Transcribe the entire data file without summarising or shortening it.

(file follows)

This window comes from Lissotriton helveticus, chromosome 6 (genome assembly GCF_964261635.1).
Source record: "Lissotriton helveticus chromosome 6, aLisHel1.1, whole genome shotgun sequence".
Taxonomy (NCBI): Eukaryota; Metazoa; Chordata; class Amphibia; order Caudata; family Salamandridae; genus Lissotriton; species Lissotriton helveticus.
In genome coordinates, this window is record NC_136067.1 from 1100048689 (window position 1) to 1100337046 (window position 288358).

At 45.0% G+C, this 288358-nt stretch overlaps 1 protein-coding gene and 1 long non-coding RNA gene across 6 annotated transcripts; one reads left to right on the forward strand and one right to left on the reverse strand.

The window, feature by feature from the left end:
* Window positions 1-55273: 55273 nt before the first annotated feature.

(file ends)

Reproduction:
This window comes from Lissotriton helveticus, chromosome 6 (genome assembly GCF_964261635.1).
Source record: "Lissotriton helveticus chromosome 6, aLisHel1.1, whole genome shotgun sequence".
Taxonomy (NCBI): Eukaryota; Metazoa; Chordata; class Amphibia; order Caudata; family Salamandridae; genus Lissotriton; species Lissotriton helveticus.
In genome coordinates, this window is record NC_136067.1 from 1100048689 (window position 1) to 1100337046 (window position 288358).

At 45.0% G+C, this 288358-nt stretch overlaps 1 protein-coding gene and 1 long non-coding RNA gene across 6 annotated transcripts; one reads left to right on the forward strand and one right to left on the reverse strand.

The window, feature by feature from the left end:
* Window positions 1-55273: 55273 nt before the first annotated feature.